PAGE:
SEGH Articles

# Emerging Contaminants in the environment – is there a risk to health?

12 August 2012
In Europe and North America, there has been a gradual decrease in common environmental contaminants (heavy metals such as lead, cadmium; persistent organic pollutants such as DDT, Dioxin, PAH’s) in the environment. Common environmental contaminants, however, remain a public health concern in developing countries and newly industrialised countries.

In Europe and North America, there has been a gradual decrease in common environmental contaminants (heavy metals such as lead, cadmium; persistent organic pollutants such as DDT, Dioxin, PAH’s) in the environment. This improvement is largely due to a concerted effort of stricter regulations with improved monitoring, cleaner industrial processes and increased public awareness. Common environmental contaminants, however, remain a public health concern in developing countries and newly industrialised countries.

As we experience a decline in the levels and point sources of common chemicals, the focus has now been on the chemicals which were previously not considered as contaminants. They are not geogenic or air-born but are mainly synthetic by nature and produced to offer a range of societal benefits. Unlike common contaminants, ‘emerging chemical contaminants’ mostly find their way to the environment via diffuse sources i.e. domestic, commercial, and industrial uses. In addition, the development of more sensitive and new analytical capabilities that allows scientist to identify contaminants which are typically present in ultra-low concentrations (parts per billion to parts per trillion). The low concentrations combined with a lack of toxicological evidence make hazard characterisation technically challenging and thus the regulatory standards, where available, tend to be less rigorous and are advisory rather than prescriptive. In some cases (e.g. flame retardants) there are difficulties in identifying safer alternatives even when new evidence emerges about the health risk from the currently used materials.

Some examples of emerging contaminants include: perfluorocarbons ((e.g. perfluorooctane sulfonate (PFOS)), perfluorooctanoic acid (PFOA)), pesticides residues/metabolites (e.g. metaldehyde), pharmaceuticals and personal care products (e.g. steroids and antibiotics, fragrances, cosmetics), nanomaterials (e.g. buckeyballs or fullerenes; carbon nanotubes). These chemicals or their parent products are being manufactured to improve the quality and safety or to increase the efficiency in industrial processes. By nature, they are intended to last long or be resistant to microbial degradation in the environment. For example, PFCs contains only carbon and fluorine bonded together in strong carbon­-fluorine bonds which made them chemically inert and thermally stable. When these chemicals (e.g. PFOS, antibiotics, steroids) are released to the public sewer system, conventional water treatment processes can do little to render them harmless and go unabated to enter the wider environment and biotic food chain as a pollutant.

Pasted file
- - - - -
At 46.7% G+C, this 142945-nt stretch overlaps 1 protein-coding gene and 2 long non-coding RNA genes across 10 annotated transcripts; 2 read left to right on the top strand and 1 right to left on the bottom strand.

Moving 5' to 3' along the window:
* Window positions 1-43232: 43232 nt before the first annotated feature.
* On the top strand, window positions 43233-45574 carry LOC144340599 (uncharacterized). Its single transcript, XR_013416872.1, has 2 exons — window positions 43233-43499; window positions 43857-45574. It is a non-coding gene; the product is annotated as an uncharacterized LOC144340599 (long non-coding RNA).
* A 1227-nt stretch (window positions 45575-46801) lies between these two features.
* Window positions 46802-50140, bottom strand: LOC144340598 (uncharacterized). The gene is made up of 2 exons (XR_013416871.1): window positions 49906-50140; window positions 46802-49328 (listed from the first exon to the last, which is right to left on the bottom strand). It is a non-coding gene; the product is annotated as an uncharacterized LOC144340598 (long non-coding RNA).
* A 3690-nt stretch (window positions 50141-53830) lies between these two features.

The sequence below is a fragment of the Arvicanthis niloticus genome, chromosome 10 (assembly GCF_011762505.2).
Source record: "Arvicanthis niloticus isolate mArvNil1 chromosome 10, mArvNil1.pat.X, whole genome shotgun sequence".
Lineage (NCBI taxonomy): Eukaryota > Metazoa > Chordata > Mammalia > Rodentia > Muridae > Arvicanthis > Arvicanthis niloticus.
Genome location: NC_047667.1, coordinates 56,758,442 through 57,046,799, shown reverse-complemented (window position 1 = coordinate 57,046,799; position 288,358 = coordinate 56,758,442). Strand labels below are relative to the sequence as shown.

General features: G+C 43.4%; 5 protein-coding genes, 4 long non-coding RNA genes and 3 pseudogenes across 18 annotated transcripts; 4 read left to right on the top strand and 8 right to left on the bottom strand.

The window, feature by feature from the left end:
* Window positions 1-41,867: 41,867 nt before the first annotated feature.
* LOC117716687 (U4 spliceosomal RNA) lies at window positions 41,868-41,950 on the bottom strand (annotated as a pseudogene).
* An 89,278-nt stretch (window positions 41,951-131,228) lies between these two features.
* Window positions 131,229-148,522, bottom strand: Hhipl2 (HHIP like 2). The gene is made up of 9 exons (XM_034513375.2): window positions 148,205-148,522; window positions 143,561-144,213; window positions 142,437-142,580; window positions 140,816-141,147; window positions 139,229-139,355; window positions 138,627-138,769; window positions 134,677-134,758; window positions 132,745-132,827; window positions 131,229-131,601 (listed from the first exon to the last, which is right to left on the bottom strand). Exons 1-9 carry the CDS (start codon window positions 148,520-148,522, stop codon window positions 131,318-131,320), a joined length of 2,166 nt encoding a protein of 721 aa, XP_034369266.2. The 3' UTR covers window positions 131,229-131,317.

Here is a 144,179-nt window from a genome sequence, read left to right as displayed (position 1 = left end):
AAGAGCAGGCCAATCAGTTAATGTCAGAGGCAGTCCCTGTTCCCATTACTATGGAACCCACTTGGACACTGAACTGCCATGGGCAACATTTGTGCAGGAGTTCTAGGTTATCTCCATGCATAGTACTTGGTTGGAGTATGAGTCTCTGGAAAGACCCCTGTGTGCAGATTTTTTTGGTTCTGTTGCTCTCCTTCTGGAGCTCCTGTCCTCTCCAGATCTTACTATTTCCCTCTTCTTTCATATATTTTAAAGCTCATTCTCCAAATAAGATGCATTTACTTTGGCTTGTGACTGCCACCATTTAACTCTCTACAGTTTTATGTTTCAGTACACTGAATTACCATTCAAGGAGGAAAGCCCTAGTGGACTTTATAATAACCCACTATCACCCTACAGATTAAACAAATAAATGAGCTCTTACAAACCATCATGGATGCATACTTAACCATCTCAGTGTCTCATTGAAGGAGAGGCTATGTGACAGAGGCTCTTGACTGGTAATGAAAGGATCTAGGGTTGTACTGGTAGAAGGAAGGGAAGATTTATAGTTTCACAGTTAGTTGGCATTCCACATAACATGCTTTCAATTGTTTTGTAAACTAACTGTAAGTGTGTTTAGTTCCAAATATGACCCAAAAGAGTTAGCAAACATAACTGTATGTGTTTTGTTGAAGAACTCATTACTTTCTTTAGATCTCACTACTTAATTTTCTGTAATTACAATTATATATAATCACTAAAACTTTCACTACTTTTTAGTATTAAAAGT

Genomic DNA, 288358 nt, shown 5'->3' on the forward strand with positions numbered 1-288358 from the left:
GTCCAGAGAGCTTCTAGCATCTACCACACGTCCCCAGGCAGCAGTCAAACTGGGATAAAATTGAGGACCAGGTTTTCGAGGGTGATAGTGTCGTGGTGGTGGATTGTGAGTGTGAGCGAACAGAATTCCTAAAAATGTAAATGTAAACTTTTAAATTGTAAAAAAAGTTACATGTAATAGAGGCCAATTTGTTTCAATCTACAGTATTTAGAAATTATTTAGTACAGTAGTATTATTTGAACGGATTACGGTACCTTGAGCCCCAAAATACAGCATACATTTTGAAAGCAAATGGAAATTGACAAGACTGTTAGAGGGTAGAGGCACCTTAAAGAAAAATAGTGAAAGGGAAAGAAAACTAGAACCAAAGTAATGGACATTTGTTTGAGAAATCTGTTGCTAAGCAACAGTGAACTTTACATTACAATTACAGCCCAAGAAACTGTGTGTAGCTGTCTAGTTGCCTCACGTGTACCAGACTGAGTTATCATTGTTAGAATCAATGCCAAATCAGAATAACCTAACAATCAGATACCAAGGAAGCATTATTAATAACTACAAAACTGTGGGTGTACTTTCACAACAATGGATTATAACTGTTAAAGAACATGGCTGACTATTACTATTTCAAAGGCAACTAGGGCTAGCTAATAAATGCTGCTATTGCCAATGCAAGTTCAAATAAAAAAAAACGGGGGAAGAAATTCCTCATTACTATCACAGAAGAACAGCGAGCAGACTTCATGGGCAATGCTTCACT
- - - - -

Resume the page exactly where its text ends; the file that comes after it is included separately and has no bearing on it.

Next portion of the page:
Our knowledge to relate the presence of emerging chemicals in the environment with public health significance is still at its infancy. Bioassays with animal models indicate the potential for toxicity to humans if exposed to a very high doses but such high dose exposure is unrealistic when compared to typical environmental concentrations. Uncertainty, however, remains over the potential health impacts from a low level chronic exposure due to their persistence and bioaccumulative nature. Studies with ecological receptors e.g. with fish in streams contaminated by steroids have shown evidence of hormone disruption. There is also concern that elevated exposure to antibiotics in water could lead to disease-resistant strains of bacteria, reducing the effectiveness of the current class of drugs. For the human population, the limited data available suggests that there is a need for more “prospective cohort” type study to characterise the association between environmental exposure to these substances, appropriate biomarkers and measurable health outcomes.

Emerging chemicals should be a source of concern to ecological and public health in all parts of the world. In this era of financial constraint and interdependent/connected economies, there is a need for shared research programme and data-sharing to enhance analytical capacity to determine their environmental occurrence, fate and transport.  There is also a need for improved risk assessment tools to characterise the exposure and extrapolation of ecological risk to public health if relevant and appropriate. Regulatory policy should encompass emerging chemicals in their monitoring regime, and encourage safer alternatives, increased awareness and risk reduction programme. Societies like the SEGH can facilitate research consortia or a task force drawing from its international expertise to influence the relevant public policy and apply for research funding. Further information on emerging chemicals can be found in websites of various regulatory and public health organisations such as European Chemicals Agency, US EPA, ATSDR.